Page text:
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First Conference on Clinician Training for Medical Aid in Dying

The conference was held in Berkeley, CA on 2/13-15/2020.   Some things discussed:

Drug protocols

Dr. Shavelson, in conjunction with anesthesiologist Carol Parrot, have researched why some people – ‘outliers’ take so long to die. They have developed a list of “red-flags” that indicate a death may take longer than normal.  They no longer give estimates of time to death.

5 Variations in Medical Aid in Dying Laws in the 10 U.S. jurisdictions where it is currently legal:

  • the number of assessments required by law.
  • the amount of time between oral requests
  • language describing how the drugs are to be taken i.e., ingest, administer or take
  • rules regarding the physician opting out
  • rules regarding the facility opting out

This Medscape article is a very nice summary of Thaddeus Pope’s talk at the Berkeley Conference.

People who wanted MAiD are not receiving it:

  • difficulties finding willing doctors
  • structural delays in institutions that waste time while the patient deteriorates (Dr. Shavelson had good suggestions to address these issues).
  • falling out of eligibility
  • even (a case related by Dr. Shavelson) of the doctor deciding, AFTER the patient had fulfilled all requirements and had a prescription – waiting at the pharmacy – that the patient’s REASON for wanting to take the drug that day was not good enough – Dr. Shavelson considered the reason a palliative care issue and provided that palliative care.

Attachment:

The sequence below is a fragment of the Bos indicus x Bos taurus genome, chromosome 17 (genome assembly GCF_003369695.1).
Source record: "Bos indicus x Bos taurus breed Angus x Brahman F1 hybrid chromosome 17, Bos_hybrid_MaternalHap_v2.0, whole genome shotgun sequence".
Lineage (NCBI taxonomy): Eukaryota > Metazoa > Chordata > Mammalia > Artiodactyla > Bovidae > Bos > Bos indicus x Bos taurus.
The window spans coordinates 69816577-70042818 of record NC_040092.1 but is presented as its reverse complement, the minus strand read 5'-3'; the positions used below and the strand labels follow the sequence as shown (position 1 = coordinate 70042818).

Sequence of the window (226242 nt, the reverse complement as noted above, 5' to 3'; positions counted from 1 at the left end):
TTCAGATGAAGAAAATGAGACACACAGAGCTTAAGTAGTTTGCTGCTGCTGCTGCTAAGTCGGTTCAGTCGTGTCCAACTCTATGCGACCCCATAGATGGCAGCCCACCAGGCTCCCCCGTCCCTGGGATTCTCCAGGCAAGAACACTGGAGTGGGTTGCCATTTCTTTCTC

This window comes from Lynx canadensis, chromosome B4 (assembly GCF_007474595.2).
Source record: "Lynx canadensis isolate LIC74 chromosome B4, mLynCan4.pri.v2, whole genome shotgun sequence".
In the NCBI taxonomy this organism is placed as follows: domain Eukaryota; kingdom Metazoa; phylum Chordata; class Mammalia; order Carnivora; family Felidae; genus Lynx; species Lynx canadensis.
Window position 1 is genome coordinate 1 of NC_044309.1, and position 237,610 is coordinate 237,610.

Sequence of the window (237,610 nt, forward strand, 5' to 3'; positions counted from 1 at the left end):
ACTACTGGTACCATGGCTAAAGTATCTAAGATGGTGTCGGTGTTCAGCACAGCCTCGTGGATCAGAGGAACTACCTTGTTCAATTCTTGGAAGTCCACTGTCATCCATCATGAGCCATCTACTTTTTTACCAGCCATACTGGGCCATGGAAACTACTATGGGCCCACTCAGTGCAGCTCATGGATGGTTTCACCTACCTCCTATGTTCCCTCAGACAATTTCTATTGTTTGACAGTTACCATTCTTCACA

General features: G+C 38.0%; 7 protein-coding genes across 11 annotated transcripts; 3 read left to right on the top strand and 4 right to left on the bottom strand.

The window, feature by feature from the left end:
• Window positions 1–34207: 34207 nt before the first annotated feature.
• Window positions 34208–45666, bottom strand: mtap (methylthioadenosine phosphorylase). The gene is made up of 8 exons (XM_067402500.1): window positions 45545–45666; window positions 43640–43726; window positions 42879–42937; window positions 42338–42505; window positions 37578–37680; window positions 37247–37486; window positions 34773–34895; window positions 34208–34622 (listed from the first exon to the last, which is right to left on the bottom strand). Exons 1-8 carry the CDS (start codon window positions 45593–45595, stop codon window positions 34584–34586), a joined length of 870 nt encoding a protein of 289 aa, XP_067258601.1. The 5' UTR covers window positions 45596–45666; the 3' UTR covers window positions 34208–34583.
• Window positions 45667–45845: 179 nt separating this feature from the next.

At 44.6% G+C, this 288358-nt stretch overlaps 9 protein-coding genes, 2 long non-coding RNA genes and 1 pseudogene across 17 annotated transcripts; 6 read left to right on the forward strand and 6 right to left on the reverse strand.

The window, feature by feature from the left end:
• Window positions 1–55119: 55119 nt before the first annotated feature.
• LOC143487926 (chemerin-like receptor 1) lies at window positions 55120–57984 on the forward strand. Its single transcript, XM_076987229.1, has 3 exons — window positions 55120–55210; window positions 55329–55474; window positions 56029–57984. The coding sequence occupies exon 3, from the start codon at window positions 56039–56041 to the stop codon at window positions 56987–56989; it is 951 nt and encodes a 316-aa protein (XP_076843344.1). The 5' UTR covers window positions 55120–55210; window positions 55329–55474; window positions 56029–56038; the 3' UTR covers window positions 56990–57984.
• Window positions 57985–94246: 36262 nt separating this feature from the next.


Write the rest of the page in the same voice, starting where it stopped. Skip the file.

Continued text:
Palliative sedation

  • It is extremely time-intensive and probably one of the reasons it is used so infrequently
  • Attorney Kathryn Tucker, from the End of Life Liberty Project,  during one of the infrequent Q&A sessions reminded attendees that it is a legally-protected right and clinicians can be held liable if a patient is not informed of this option.

Should Medical Aid in Dying Be Part of Hospice Care?

This February 26, 2020 Medscape article by Roxanne Nelson, RN, BSN, summaries this talk.

The threshold of certainty appears the same, but I think a lot of physicians would agree that the threshold of certainty for hospice benefit is lower than the one required to prescribe a lethal dose of medication.”
-Hope Wechkin, MD, medical director of Evergreen Health Hospice quoted in Should Medical Aid in Dying Be Part of Hospice Care? – Medscape – Feb 26, 2020.

Inexact Science: Is Patient Eligible for Medical Aid in Dying?

This February 25, 2020 Medscape article by Roxanne Nelson, RN, BSN, summarizes this talk.

“Capacity can be determined by the physician while competence is determined by the courts,” explained Kaplan, who also works in the Psycho-Oncology Department at the UCSF Helen Diller Family Comprehensive Cancer Center.
However, capacity doesn’t remain static. “Capacity can change within minutes, hours, days, or weeks,” he emphasized.
Inexact Science: Is Patient Eligible for Medical Aid in Dying? – Medscape – Feb 25, 2020.

Physician Aid in Dying Used Mostly by White Patients

This March 4 2020 Medscape article by Roxanne Nelson, RN, BSN, summarizes this talk.

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